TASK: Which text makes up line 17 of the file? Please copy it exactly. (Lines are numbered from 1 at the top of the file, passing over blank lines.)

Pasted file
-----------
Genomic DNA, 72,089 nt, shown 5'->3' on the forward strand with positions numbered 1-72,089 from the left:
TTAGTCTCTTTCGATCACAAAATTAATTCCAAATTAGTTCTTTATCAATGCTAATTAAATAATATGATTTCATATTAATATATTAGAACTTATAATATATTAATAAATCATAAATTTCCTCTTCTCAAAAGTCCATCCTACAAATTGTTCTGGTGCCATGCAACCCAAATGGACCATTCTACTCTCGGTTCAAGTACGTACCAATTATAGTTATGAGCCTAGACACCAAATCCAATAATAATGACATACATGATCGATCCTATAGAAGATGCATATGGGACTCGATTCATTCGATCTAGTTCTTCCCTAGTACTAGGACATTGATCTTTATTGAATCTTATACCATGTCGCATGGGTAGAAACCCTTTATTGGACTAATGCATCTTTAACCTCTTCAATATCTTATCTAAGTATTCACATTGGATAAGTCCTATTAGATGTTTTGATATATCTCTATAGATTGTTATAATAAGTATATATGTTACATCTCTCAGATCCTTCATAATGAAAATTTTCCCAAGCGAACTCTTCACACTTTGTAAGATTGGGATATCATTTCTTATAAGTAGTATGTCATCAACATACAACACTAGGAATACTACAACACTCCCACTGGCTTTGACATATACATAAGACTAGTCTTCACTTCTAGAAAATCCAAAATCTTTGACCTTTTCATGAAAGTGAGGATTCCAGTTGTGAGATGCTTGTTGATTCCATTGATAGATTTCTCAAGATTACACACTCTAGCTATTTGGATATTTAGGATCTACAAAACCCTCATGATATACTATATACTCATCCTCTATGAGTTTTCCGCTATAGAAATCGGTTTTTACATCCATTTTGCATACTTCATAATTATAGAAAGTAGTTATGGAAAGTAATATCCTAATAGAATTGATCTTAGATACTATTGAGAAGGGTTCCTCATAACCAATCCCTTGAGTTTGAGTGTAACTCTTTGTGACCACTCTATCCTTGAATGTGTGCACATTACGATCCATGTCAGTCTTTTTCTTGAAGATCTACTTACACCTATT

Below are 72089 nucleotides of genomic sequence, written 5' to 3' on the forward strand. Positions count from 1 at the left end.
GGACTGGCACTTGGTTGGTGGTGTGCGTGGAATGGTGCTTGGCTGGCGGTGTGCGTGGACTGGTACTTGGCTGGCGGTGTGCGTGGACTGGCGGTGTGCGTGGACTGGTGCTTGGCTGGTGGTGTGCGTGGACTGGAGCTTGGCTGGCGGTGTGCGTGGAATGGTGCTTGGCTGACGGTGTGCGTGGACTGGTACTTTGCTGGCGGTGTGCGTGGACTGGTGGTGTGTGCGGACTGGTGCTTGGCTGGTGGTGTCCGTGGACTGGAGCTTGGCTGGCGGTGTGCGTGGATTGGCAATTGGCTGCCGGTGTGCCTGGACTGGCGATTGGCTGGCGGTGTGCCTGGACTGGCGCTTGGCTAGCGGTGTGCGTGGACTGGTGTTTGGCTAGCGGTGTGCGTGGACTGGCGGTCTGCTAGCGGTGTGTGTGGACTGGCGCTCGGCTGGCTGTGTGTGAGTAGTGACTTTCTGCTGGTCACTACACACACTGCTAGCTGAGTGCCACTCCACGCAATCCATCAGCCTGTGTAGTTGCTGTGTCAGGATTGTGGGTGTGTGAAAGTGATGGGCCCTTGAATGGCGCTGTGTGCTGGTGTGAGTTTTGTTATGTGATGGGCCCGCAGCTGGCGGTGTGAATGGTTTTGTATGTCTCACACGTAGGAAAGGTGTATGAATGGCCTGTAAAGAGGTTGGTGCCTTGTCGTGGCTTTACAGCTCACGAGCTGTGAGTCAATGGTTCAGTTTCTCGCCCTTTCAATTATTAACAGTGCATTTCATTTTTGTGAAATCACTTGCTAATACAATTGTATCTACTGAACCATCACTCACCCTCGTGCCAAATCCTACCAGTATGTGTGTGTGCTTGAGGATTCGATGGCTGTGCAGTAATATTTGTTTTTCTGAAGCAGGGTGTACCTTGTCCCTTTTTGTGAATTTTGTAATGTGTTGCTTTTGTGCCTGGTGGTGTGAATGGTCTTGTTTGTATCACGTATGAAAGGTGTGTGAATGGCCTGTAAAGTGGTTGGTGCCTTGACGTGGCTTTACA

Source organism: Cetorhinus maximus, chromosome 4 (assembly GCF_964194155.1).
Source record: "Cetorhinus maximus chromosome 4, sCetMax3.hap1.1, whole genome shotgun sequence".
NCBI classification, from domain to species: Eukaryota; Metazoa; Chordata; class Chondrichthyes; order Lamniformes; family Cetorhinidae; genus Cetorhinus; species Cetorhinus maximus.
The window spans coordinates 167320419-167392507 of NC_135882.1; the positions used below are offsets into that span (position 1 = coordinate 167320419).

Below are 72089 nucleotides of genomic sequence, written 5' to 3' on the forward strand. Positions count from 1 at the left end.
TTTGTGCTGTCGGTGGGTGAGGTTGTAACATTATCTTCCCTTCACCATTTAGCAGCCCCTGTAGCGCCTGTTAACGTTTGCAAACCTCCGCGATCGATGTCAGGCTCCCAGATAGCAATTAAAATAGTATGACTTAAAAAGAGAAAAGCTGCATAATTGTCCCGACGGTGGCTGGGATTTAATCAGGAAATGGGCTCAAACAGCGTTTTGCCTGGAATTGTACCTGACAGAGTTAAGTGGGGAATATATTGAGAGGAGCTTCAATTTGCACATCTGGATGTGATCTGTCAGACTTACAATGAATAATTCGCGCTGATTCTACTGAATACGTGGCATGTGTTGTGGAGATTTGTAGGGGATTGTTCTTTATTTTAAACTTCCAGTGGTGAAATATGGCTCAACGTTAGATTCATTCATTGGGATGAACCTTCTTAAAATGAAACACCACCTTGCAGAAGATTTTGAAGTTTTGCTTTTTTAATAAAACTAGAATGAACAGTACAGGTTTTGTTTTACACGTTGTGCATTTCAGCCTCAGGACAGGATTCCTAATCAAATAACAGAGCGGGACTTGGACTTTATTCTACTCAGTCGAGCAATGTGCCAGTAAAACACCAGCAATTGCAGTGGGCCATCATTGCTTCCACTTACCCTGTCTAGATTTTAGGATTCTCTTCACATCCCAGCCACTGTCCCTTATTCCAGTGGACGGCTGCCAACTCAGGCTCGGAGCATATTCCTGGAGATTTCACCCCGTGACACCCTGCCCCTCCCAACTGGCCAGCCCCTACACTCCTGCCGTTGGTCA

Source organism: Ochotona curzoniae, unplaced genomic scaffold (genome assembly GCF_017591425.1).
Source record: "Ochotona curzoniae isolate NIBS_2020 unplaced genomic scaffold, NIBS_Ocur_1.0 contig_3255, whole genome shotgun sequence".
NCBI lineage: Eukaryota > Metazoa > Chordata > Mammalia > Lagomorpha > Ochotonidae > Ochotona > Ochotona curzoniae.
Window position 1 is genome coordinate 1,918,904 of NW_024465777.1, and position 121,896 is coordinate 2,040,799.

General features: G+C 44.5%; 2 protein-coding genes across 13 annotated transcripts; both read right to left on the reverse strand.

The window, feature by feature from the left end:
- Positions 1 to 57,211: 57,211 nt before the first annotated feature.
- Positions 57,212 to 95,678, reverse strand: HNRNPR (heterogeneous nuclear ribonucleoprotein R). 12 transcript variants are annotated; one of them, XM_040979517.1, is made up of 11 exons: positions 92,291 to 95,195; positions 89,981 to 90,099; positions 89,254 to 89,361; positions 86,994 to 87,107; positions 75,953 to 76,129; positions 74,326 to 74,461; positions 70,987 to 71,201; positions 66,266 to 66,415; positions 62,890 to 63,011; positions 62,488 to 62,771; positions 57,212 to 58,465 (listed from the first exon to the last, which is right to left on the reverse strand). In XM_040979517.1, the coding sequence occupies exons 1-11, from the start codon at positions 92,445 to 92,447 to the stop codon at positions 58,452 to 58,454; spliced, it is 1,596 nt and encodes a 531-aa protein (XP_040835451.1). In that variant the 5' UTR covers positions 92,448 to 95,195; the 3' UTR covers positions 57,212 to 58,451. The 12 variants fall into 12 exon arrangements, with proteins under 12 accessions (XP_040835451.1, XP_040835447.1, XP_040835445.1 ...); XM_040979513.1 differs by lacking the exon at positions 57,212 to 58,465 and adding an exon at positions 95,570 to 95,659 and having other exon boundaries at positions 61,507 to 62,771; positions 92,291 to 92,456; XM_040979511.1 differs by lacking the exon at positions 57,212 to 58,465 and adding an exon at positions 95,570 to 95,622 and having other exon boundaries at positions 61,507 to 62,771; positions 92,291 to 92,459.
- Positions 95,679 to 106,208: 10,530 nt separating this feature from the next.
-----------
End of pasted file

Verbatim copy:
- Positions 1 to 57,211: 57,211 nt before the first annotated feature.